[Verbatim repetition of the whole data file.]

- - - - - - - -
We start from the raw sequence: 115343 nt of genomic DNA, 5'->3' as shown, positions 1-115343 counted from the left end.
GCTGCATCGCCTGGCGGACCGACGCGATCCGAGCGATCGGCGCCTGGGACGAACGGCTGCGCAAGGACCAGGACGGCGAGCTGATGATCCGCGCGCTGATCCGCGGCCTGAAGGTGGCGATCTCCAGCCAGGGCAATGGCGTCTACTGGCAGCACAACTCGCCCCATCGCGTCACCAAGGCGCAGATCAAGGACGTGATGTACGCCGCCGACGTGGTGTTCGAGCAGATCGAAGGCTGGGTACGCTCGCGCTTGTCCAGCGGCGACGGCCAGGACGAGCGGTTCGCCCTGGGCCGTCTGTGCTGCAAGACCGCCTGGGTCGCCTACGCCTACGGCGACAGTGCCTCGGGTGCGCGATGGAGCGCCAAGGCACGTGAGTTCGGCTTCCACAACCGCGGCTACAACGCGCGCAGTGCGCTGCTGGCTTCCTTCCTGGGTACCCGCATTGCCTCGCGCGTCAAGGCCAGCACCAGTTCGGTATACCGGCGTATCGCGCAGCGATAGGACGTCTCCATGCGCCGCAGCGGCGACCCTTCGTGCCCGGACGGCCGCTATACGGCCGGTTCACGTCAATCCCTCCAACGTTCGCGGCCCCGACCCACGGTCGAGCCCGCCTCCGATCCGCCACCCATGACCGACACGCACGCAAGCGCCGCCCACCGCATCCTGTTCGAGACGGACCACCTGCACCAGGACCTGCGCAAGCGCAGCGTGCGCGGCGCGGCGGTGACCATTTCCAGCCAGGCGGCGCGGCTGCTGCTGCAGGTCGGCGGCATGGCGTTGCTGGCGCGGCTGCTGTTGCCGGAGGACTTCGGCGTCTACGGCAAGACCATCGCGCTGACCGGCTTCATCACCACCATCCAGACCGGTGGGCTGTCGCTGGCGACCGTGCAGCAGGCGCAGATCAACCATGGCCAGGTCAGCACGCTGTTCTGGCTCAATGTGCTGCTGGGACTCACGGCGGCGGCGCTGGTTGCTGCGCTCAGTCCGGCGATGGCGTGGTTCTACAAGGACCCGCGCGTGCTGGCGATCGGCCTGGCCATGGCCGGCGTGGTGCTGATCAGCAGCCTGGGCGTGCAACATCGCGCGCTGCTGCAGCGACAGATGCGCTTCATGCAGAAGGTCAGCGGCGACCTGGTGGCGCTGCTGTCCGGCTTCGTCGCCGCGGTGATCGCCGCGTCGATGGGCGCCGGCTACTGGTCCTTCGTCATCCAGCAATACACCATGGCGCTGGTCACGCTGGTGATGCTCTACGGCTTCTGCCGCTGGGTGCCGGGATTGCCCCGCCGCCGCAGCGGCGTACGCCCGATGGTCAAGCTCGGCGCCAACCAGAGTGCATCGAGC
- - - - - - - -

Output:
We start from the raw sequence: 115343 nt of genomic DNA, 5'->3' as shown, positions 1-115343 counted from the left end.
GCTGCATCGCCTGGCGGACCGACGCGATCCGAGCGATCGGCGCCTGGGACGAACGGCTGCGCAAGGACCAGGACGGCGAGCTGATGATCCGCGCGCTGATCCGCGGCCTGAAGGTGGCGATCTCCAGCCAGGGCAATGGCGTCTACTGGCAGCACAACTCGCCCCATCGCGTCACCAAGGCGCAGATCAAGGACGTGATGTACGCCGCCGACGTGGTGTTCGAGCAGATCGAAGGCTGGGTACGCTCGCGCTTGTCCAGCGGCGACGGCCAGGACGAGCGGTTCGCCCTGGGCCGTCTGTGCTGCAAGACCGCCTGGGTCGCCTACGCCTACGGCGACAGTGCCTCGGGTGCGCGATGGAGCGCCAAGGCACGTGAGTTCGGCTTCCACAACCGCGGCTACAACGCGCGCAGTGCGCTGCTGGCTTCCTTCCTGGGTACCCGCATTGCCTCGCGCGTCAAGGCCAGCACCAGTTCGGTATACCGGCGTATCGCGCAGCGATAGGACGTCTCCATGCGCCGCAGCGGCGACCCTTCGTGCCCGGACGGCCGCTATACGGCCGGTTCACGTCAATCCCTCCAACGTTCGCGGCCCCGACCCACGGTCGAGCCCGCCTCCGATCCGCCACCCATGACCGACACGCACGCAAGCGCCGCCCACCGCATCCTGTTCGAGACGGACCACCTGCACCAGGACCTGCGCAAGCGCAGCGTGCGCGGCGCGGCGGTGACCATTTCCAGCCAGGCGGCGCGGCTGCTGCTGCAGGTCGGCGGCATGGCGTTGCTGGCGCGGCTGCTGTTGCCGGAGGACTTCGGCGTCTACGGCAAGACCATCGCGCTGACCGGCTTCATCACCACCATCCAGACCGGTGGGCTGTCGCTGGCGACCGTGCAGCAGGCGCAGATCAACCATGGCCAGGTCAGCACGCTGTTCTGGCTCAATGTGCTGCTGGGACTCACGGCGGCGGCGCTGGTTGCTGCGCTCAGTCCGGCGATGGCGTGGTTCTACAAGGACCCGCGCGTGCTGGCGATCGGCCTGGCCATGGCCGGCGTGGTGCTGATCAGCAGCCTGGGCGTGCAACATCGCGCGCTGCTGCAGCGACAGATGCGCTTCATGCAGAAGGTCAGCGGCGACCTGGTGGCGCTGCTGTCCGGCTTCGTCGCCGCGGTGATCGCCGCGTCGATGGGCGCCGGCTACTGGTCCTTCGTCATCCAGCAATACACCATGGCGCTGGTCACGCTGGTGATGCTCTACGGCTTCTGCCGCTGGGTGCCGGGATTGCCCCGCCGCCGCAGCGGCGTACGCCCGATGGTCAAGCTCGGCGCCAACCAGAGTGCATCGAGC